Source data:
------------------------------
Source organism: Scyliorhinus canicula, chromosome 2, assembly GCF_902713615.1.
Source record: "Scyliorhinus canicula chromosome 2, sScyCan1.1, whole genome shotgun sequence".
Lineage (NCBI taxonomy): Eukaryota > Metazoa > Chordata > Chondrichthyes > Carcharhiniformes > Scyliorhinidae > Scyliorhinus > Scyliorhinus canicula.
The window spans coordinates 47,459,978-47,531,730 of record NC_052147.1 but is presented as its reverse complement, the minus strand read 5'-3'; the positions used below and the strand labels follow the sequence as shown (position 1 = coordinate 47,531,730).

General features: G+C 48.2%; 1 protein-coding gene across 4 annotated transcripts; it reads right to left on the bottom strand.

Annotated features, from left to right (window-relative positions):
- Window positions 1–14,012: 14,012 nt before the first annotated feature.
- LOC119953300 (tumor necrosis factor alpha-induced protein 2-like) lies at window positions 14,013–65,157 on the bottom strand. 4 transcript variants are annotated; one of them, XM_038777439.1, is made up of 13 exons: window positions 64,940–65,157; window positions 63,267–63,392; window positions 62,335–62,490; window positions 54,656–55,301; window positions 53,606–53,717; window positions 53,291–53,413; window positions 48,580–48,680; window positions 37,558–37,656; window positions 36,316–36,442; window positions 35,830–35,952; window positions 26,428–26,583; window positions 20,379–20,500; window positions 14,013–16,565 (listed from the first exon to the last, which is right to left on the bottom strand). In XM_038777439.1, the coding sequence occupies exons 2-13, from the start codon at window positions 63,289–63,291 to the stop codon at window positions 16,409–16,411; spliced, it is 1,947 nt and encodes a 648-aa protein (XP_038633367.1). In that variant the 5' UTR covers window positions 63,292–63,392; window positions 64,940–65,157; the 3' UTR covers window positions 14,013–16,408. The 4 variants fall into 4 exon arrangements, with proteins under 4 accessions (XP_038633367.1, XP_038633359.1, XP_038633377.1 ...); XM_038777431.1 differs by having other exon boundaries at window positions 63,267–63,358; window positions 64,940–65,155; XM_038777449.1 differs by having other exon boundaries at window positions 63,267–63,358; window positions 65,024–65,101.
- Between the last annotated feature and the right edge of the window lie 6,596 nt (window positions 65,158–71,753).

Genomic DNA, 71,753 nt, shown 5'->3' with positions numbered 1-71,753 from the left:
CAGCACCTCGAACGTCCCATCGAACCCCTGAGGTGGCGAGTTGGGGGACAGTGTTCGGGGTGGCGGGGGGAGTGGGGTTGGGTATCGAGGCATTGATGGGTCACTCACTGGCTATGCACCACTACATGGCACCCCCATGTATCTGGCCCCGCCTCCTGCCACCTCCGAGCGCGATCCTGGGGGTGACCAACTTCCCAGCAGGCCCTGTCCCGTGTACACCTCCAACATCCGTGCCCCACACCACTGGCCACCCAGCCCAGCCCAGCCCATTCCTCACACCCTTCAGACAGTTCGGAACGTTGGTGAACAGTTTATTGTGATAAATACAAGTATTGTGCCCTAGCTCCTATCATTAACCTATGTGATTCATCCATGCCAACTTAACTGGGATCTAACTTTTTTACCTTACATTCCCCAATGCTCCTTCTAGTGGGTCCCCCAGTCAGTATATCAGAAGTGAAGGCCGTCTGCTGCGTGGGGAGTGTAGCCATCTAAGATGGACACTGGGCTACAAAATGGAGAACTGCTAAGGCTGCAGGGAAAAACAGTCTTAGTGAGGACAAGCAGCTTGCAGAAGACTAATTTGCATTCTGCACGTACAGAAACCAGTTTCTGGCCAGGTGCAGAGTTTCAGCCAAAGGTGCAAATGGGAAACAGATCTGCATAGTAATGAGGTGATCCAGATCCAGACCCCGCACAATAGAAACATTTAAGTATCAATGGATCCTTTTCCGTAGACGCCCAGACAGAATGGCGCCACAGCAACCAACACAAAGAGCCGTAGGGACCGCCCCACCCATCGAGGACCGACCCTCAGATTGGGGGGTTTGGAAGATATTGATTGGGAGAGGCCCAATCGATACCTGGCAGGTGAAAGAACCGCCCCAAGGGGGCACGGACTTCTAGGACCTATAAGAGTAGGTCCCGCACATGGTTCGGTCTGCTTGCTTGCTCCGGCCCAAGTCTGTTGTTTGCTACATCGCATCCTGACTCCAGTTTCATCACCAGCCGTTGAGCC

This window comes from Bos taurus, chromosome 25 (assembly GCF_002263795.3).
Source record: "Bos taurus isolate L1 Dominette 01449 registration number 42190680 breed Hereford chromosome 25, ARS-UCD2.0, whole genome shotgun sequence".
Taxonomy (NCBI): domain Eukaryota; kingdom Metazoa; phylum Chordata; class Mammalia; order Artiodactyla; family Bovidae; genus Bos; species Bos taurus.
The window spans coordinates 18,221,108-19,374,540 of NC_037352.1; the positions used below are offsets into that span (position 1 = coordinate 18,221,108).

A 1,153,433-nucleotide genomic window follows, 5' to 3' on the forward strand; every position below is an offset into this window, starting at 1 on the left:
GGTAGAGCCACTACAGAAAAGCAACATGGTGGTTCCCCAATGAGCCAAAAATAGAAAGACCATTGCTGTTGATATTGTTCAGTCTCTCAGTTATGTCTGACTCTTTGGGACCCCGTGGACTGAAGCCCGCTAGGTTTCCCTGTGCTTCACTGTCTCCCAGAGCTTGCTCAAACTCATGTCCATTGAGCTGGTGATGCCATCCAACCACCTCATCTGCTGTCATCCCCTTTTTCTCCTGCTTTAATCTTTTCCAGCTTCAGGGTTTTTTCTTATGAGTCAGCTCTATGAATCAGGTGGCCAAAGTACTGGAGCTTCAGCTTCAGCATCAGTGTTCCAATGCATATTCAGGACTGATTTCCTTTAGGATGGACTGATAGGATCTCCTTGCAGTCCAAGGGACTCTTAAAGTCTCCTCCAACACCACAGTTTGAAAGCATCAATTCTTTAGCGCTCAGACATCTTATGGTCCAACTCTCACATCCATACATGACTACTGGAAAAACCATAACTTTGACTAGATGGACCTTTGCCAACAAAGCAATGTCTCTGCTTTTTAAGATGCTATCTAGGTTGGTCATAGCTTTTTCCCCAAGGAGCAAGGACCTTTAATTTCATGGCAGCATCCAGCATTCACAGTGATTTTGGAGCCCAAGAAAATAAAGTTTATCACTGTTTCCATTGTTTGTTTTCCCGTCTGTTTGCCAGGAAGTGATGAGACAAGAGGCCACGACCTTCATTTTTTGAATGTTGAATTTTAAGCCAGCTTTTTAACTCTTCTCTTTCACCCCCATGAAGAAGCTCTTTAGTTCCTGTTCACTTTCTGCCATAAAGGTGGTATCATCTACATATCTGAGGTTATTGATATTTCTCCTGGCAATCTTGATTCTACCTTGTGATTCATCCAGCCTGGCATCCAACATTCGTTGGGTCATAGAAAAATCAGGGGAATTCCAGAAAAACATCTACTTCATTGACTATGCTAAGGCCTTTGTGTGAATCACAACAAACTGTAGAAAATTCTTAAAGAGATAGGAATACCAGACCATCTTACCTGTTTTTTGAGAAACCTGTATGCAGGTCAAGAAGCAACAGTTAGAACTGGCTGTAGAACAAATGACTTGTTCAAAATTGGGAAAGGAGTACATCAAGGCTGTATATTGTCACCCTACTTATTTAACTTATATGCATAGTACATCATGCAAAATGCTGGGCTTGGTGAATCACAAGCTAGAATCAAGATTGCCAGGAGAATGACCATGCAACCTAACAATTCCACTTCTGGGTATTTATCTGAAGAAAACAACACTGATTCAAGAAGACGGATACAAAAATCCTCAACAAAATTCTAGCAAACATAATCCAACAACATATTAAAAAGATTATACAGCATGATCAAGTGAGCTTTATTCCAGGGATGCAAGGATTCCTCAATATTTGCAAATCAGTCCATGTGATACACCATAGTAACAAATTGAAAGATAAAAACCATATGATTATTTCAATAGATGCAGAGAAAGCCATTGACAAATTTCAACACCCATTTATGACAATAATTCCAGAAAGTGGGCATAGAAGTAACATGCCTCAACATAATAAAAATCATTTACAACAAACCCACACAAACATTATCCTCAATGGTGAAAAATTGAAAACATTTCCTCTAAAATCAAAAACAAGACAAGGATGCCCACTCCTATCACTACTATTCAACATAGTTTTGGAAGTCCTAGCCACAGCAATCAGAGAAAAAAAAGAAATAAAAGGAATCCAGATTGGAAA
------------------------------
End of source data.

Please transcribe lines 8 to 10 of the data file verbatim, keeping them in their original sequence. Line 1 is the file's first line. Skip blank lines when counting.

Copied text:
- LOC119953300 (tumor necrosis factor alpha-induced protein 2-like) lies at window positions 14,013–65,157 on the bottom strand. 4 transcript variants are annotated; one of them, XM_038777439.1, is made up of 13 exons: window positions 64,940–65,157; window positions 63,267–63,392; window positions 62,335–62,490; window positions 54,656–55,301; window positions 53,606–53,717; window positions 53,291–53,413; window positions 48,580–48,680; window positions 37,558–37,656; window positions 36,316–36,442; window positions 35,830–35,952; window positions 26,428–26,583; window positions 20,379–20,500; window positions 14,013–16,565 (listed from the first exon to the last, which is right to left on the bottom strand). In XM_038777439.1, the coding sequence occupies exons 2-13, from the start codon at window positions 63,289–63,291 to the stop codon at window positions 16,409–16,411; spliced, it is 1,947 nt and encodes a 648-aa protein (XP_038633367.1). In that variant the 5' UTR covers window positions 63,292–63,392; window positions 64,940–65,157; the 3' UTR covers window positions 14,013–16,408. The 4 variants fall into 4 exon arrangements, with proteins under 4 accessions (XP_038633367.1, XP_038633359.1, XP_038633377.1 ...); XM_038777431.1 differs by having other exon boundaries at window positions 63,267–63,358; window positions 64,940–65,155; XM_038777449.1 differs by having other exon boundaries at window positions 63,267–63,358; window positions 65,024–65,101.
- Between the last annotated feature and the right edge of the window lie 6,596 nt (window positions 65,158–71,753).

Genomic DNA, 71,753 nt, shown 5'->3' with positions numbered 1-71,753 from the left: